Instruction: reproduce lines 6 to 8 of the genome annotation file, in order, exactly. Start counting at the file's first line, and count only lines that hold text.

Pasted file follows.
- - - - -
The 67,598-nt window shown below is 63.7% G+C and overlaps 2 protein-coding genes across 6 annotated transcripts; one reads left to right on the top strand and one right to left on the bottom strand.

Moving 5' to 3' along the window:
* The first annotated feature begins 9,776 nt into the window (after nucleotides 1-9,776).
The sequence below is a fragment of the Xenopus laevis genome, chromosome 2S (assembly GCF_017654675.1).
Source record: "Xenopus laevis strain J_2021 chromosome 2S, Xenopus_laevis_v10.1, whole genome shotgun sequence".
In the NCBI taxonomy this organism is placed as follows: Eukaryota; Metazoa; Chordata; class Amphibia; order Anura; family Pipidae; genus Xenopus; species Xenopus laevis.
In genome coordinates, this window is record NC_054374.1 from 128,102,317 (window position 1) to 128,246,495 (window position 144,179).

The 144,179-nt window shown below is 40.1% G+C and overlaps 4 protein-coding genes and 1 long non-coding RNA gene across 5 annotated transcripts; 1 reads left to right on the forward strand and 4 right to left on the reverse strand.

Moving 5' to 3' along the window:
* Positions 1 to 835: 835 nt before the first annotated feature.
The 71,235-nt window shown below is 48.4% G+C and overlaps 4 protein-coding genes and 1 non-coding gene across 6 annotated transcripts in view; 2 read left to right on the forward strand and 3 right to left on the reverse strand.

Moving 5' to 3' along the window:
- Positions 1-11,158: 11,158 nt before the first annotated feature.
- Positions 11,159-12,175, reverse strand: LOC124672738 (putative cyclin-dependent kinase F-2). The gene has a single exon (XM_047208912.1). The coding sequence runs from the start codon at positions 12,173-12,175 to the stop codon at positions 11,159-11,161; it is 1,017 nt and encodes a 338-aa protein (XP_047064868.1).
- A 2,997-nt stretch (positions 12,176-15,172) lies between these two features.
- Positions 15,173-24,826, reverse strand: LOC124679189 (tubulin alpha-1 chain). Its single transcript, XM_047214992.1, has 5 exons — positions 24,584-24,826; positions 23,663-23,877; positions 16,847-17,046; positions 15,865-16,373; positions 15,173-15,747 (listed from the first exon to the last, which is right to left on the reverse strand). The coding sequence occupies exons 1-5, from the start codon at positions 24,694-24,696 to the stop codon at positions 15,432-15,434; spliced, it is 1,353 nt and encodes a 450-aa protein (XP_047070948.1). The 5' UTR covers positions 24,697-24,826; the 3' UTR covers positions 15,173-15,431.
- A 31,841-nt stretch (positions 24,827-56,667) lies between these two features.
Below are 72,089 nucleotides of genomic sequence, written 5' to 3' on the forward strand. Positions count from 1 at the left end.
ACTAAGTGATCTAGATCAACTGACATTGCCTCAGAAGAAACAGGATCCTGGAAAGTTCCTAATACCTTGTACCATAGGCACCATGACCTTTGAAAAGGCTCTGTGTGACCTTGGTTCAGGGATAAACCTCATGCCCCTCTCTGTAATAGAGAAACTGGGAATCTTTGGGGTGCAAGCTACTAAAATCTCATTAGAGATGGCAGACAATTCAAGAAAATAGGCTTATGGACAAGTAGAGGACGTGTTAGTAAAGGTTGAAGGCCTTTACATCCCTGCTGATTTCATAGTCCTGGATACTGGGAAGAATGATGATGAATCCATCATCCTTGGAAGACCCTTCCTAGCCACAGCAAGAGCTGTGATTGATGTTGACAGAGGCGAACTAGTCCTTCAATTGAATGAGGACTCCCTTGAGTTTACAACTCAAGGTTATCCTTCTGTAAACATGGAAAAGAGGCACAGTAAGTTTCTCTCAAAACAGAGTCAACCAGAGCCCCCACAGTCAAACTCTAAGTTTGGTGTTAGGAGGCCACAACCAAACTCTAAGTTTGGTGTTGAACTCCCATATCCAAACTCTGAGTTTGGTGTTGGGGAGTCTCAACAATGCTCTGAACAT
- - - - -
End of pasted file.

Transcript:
In the NCBI taxonomy this organism is placed as follows: Eukaryota; Metazoa; Chordata; class Amphibia; order Anura; family Pipidae; genus Xenopus; species Xenopus laevis.
In genome coordinates, this window is record NC_054374.1 from 128,102,317 (window position 1) to 128,246,495 (window position 144,179).

The 144,179-nt window shown below is 40.1% G+C and overlaps 4 protein-coding genes and 1 long non-coding RNA gene across 5 annotated transcripts; 1 reads left to right on the forward strand and 4 right to left on the reverse strand.